One of the limitations of KYC as a payment fraud prevention tool is that it’s not an integral part of the payment process. This means that banks don’t match the identity of the stolen payment method owner to the KYC-verified account. On the merchant side, the merchant has narrow access to the payment methods’ details because of privacy and security policies, and the inherent architecture of the payment network.
In short, KYC is very good for complying with regulations, but never for payment fraud prevention. The sad fact is that when relying on KYC to prevent payment fraud, the merchant puts its business at a much higher risk.
There’s a better way
Although fraudsters are successfully committing fraud using a “KYC shield”, it doesn’t have to be this way. The first step in fighting is to clear the dust from the merchant’s eyes and realize that KYC DOESN’T PREVENT FRAUD. Without this simple understanding, any payment fraud solutions will fail.
Here are some fraud prevention methods to fight the problem effectively:
- Detecting in and out market anomalies – as you know, fraudsters using these methods are not amateurs; and this kind of fraud is no one-off. Focusing on bigger patterns while using in and out market context to detect anomalies prove to be a very effective method to fight scalable fraud.
- Analyzing complex user behavior – it’s easy to fake contextual data, but it’s almost impossible to imitate reliable user behavior when talking about tens of thousands of different factors. The fact that some fraudsters are trying to commit fraud at scale, using bots*, and different social engineering** techniques, don’t make it any easier and don’t make them less visible (wink)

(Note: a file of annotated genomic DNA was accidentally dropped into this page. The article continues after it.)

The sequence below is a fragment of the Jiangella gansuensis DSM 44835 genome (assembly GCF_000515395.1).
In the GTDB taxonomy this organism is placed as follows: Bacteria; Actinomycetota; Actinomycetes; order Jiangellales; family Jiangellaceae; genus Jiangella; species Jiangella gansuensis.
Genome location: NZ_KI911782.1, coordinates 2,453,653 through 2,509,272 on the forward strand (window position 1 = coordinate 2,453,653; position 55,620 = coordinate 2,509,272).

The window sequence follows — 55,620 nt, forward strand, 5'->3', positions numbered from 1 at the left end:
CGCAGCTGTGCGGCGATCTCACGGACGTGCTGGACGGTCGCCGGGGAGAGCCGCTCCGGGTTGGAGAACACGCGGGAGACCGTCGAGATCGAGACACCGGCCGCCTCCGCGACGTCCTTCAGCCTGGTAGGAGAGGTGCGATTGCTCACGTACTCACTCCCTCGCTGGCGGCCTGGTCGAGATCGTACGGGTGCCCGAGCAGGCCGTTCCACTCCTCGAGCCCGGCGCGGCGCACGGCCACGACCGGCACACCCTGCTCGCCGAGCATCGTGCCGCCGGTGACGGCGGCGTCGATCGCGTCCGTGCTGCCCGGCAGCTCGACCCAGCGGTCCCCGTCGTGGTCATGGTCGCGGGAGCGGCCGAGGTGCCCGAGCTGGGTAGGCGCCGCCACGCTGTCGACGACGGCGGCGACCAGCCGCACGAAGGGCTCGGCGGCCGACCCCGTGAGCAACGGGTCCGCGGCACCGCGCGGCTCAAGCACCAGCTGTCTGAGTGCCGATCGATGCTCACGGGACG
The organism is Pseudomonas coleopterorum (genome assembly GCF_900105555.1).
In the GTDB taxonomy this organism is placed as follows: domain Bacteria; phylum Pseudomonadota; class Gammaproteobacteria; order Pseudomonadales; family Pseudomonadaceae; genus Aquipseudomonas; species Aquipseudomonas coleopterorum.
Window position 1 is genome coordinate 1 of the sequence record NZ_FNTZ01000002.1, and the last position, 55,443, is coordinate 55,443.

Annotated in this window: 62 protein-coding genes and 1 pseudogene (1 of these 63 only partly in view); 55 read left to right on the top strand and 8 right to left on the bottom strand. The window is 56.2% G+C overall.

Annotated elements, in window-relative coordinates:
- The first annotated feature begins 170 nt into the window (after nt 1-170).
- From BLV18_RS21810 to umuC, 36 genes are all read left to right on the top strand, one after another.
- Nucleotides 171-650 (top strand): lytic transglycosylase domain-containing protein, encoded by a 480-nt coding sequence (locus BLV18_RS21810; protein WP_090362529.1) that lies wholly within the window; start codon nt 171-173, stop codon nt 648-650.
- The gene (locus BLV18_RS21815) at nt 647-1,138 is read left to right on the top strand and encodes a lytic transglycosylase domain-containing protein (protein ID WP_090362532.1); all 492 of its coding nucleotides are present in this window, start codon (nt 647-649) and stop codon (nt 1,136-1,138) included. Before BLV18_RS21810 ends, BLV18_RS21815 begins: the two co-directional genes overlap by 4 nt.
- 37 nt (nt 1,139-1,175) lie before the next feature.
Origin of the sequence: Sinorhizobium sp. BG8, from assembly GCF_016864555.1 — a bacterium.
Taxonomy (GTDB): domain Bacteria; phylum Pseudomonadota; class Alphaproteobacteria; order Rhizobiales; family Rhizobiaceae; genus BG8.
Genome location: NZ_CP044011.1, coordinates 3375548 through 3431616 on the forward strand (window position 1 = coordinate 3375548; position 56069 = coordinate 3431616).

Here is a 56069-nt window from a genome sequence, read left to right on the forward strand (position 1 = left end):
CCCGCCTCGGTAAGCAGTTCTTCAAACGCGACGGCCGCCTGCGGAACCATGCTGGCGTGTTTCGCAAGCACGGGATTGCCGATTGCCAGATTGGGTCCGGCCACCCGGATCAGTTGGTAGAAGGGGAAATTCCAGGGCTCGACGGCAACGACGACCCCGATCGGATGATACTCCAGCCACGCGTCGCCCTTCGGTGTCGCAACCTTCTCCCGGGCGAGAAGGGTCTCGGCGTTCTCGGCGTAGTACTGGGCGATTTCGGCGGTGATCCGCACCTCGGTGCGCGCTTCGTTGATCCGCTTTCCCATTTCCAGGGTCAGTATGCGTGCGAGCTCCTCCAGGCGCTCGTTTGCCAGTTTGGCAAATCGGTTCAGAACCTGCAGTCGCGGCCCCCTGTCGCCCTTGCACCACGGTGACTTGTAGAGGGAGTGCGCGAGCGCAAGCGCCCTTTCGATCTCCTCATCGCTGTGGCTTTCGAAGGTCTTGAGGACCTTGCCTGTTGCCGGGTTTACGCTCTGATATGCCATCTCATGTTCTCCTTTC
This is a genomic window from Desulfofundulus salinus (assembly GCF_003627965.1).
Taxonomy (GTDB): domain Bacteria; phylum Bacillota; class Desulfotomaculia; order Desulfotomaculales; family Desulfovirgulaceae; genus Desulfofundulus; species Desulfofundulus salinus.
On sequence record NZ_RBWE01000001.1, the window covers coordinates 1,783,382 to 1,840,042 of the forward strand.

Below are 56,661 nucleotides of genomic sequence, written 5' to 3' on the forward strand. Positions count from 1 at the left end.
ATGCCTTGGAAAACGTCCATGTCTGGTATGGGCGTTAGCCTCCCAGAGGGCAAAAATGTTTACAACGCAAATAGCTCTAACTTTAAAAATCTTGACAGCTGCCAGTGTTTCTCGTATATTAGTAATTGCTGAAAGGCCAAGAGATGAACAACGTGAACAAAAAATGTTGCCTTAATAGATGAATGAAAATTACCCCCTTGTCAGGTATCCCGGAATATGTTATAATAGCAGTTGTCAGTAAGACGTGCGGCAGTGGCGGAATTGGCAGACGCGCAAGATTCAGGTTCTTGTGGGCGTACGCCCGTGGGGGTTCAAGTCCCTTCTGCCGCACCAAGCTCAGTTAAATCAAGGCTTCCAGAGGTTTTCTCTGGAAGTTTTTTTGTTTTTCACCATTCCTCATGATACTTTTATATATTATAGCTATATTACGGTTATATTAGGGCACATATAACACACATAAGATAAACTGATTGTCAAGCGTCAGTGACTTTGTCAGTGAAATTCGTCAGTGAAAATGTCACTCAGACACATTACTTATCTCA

- Bot detection and advanced technological features – velocity measurement, professional device fingerprinting, asking questions like ‘are the users using an emulator?’ ‘Are they trying to spoof device information?’, etc.
- Using AI to identify social engineering victims
Discover the real potential of the business
Having the right fraud prevention solution in place simply put, means growth. When sellers have, for instance, a high chargeback rate and they don’t know the source of the fraud, they typically tackle the problem from the wrong angle. They mostly start performing excessive filtering and increase declines. That’s their only weapon. But are they aware of the true cost? How many users are they churning? How many false positives do they have? Do you think they are aware of the actual numbers? We think not. If they did, they would have never used those methods.
Research from the nSure.ai data team includes an analysis of more than 12 million transactions in the digital goods space. With it, the team discovered that 87% of the declines were coming from legitimate buyers. Let the number sink for a moment … 87%! And we haven’t yet factored
in the user experience element or the low conversion rates hurt by excessive friction.
Knowing all of this is the first step. More importantly, making the connection for how fraud prevention leads to customer growth is the critical step.
If you have questions or want to better understand how fraud prevention directly links to growth with a solid ROI for your top and bottom line, just email me at firstname.lastname@example.org